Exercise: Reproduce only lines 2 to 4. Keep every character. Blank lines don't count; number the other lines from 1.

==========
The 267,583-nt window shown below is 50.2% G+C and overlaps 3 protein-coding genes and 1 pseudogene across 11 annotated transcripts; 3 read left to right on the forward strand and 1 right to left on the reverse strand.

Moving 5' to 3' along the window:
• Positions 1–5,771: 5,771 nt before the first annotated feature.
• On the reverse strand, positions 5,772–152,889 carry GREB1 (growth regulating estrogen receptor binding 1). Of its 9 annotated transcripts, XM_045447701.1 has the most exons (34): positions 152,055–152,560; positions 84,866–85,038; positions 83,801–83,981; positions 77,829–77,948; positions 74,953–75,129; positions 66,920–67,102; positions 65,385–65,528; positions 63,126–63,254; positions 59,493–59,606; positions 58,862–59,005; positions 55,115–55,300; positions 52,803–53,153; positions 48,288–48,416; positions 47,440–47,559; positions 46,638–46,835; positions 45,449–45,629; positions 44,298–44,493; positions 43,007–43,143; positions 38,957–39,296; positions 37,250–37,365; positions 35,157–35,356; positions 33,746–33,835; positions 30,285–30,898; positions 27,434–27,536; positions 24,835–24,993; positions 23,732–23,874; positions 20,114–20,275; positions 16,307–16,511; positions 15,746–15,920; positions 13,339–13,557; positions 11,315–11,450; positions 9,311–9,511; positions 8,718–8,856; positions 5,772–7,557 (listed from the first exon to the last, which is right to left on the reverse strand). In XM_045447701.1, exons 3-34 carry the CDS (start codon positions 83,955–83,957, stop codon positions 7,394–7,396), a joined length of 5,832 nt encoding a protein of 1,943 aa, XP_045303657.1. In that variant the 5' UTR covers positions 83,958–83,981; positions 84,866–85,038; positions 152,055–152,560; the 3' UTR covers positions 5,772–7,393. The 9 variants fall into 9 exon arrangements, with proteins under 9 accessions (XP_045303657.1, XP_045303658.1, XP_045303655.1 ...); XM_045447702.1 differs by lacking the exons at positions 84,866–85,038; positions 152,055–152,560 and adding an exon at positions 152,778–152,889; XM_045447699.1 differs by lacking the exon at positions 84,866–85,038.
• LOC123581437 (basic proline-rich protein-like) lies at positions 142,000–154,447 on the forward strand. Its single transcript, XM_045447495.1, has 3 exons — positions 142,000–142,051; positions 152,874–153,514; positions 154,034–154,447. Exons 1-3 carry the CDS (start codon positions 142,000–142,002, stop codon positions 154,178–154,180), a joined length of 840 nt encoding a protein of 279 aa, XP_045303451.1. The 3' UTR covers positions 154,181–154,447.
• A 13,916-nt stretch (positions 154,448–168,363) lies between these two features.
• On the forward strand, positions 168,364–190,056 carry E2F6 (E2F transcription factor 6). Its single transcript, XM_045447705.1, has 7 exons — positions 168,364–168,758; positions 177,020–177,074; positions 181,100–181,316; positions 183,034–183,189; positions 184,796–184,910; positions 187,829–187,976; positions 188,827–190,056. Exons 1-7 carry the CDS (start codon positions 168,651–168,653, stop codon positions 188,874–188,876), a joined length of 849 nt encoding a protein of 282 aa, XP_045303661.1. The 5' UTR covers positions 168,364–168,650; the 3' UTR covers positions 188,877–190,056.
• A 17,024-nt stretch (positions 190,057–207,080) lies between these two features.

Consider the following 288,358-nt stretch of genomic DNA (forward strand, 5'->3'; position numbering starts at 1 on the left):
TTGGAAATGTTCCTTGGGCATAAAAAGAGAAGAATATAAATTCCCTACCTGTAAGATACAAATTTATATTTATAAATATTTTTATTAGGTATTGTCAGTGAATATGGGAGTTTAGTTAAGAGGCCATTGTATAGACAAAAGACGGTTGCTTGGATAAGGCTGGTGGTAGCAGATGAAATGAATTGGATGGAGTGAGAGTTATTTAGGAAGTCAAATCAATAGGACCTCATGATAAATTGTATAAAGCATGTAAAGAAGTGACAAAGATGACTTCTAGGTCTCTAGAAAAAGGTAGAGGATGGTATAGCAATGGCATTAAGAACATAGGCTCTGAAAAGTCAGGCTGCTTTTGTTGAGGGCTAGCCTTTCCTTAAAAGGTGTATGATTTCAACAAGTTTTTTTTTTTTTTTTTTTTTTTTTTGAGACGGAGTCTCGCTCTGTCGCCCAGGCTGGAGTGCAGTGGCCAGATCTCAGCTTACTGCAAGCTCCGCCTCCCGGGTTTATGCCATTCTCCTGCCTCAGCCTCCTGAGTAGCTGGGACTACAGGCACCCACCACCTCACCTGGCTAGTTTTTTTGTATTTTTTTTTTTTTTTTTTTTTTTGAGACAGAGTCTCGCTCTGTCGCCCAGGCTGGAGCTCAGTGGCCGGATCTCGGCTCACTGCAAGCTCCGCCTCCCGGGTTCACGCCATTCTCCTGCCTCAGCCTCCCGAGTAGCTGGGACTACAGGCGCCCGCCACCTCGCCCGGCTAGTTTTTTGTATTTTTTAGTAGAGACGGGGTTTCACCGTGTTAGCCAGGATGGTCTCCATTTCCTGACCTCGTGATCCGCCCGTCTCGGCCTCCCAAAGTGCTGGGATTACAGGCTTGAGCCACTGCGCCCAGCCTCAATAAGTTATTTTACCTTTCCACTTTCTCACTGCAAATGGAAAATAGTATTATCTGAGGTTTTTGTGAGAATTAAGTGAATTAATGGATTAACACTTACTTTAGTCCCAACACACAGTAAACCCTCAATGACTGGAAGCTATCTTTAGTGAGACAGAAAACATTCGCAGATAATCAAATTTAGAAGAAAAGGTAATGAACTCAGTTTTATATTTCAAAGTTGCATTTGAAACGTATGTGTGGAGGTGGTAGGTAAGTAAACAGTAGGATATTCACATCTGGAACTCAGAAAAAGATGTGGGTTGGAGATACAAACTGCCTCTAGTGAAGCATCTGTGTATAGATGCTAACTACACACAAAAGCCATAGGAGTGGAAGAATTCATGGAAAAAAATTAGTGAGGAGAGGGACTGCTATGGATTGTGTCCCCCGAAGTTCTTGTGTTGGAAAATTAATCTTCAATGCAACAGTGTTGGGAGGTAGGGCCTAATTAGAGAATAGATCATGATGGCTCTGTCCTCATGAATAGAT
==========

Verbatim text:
Moving 5' to 3' along the window:
• Positions 1–5,771: 5,771 nt before the first annotated feature.
• On the reverse strand, positions 5,772–152,889 carry GREB1 (growth regulating estrogen receptor binding 1). Of its 9 annotated transcripts, XM_045447701.1 has the most exons (34): positions 152,055–152,560; positions 84,866–85,038; positions 83,801–83,981; positions 77,829–77,948; positions 74,953–75,129; positions 66,920–67,102; positions 65,385–65,528; positions 63,126–63,254; positions 59,493–59,606; positions 58,862–59,005; positions 55,115–55,300; positions 52,803–53,153; positions 48,288–48,416; positions 47,440–47,559; positions 46,638–46,835; positions 45,449–45,629; positions 44,298–44,493; positions 43,007–43,143; positions 38,957–39,296; positions 37,250–37,365; positions 35,157–35,356; positions 33,746–33,835; positions 30,285–30,898; positions 27,434–27,536; positions 24,835–24,993; positions 23,732–23,874; positions 20,114–20,275; positions 16,307–16,511; positions 15,746–15,920; positions 13,339–13,557; positions 11,315–11,450; positions 9,311–9,511; positions 8,718–8,856; positions 5,772–7,557 (listed from the first exon to the last, which is right to left on the reverse strand). In XM_045447701.1, exons 3-34 carry the CDS (start codon positions 83,955–83,957, stop codon positions 7,394–7,396), a joined length of 5,832 nt encoding a protein of 1,943 aa, XP_045303657.1. In that variant the 5' UTR covers positions 83,958–83,981; positions 84,866–85,038; positions 152,055–152,560; the 3' UTR covers positions 5,772–7,393. The 9 variants fall into 9 exon arrangements, with proteins under 9 accessions (XP_045303657.1, XP_045303658.1, XP_045303655.1 ...); XM_045447702.1 differs by lacking the exons at positions 84,866–85,038; positions 152,055–152,560 and adding an exon at positions 152,778–152,889; XM_045447699.1 differs by lacking the exon at positions 84,866–85,038.